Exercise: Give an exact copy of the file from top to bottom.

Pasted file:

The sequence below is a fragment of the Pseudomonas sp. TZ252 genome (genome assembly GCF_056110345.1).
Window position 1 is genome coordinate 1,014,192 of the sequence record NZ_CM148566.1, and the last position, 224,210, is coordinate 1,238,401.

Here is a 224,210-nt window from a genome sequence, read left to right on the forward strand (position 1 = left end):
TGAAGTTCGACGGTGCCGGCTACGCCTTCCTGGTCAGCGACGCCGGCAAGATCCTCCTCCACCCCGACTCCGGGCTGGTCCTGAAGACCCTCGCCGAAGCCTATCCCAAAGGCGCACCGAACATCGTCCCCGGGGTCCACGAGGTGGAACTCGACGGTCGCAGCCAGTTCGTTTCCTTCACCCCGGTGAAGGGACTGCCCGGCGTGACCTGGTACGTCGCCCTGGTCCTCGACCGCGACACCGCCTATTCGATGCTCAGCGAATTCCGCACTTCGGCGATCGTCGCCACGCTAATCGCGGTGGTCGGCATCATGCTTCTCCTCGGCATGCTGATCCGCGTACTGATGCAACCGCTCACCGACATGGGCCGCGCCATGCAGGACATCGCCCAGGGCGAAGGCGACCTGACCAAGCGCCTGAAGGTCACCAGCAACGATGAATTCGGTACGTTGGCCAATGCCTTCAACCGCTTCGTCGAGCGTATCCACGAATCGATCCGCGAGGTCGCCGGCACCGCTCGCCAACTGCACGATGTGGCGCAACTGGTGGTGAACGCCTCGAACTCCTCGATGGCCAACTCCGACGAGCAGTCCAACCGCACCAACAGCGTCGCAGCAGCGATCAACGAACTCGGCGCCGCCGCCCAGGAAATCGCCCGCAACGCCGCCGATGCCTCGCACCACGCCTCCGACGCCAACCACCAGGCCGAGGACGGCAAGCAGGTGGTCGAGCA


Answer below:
The sequence below is a fragment of the Pseudomonas sp. TZ252 genome (genome assembly GCF_056110345.1).
Window position 1 is genome coordinate 1,014,192 of the sequence record NZ_CM148566.1, and the last position, 224,210, is coordinate 1,238,401.

Here is a 224,210-nt window from a genome sequence, read left to right on the forward strand (position 1 = left end):
TGAAGTTCGACGGTGCCGGCTACGCCTTCCTGGTCAGCGACGCCGGCAAGATCCTCCTCCACCCCGACTCCGGGCTGGTCCTGAAGACCCTCGCCGAAGCCTATCCCAAAGGCGCACCGAACATCGTCCCCGGGGTCCACGAGGTGGAACTCGACGGTCGCAGCCAGTTCGTTTCCTTCACCCCGGTGAAGGGACTGCCCGGCGTGACCTGGTACGTCGCCCTGGTCCTCGACCGCGACACCGCCTATTCGATGCTCAGCGAATTCCGCACTTCGGCGATCGTCGCCACGCTAATCGCGGTGGTCGGCATCATGCTTCTCCTCGGCATGCTGATCCGCGTACTGATGCAACCGCTCACCGACATGGGCCGCGCCATGCAGGACATCGCCCAGGGCGAAGGCGACCTGACCAAGCGCCTGAAGGTCACCAGCAACGATGAATTCGGTACGTTGGCCAATGCCTTCAACCGCTTCGTCGAGCGTATCCACGAATCGATCCGCGAGGTCGCCGGCACCGCTCGCCAACTGCACGATGTGGCGCAACTGGTGGTGAACGCCTCGAACTCCTCGATGGCCAACTCCGACGAGCAGTCCAACCGCACCAACAGCGTCGCAGCAGCGATCAACGAACTCGGCGCCGCCGCCCAGGAAATCGCCCGCAACGCCGCCGATGCCTCGCACCACGCCTCCGACGCCAACCACCAGGCCGAGGACGGCAAGCAGGTGGTCGAGCA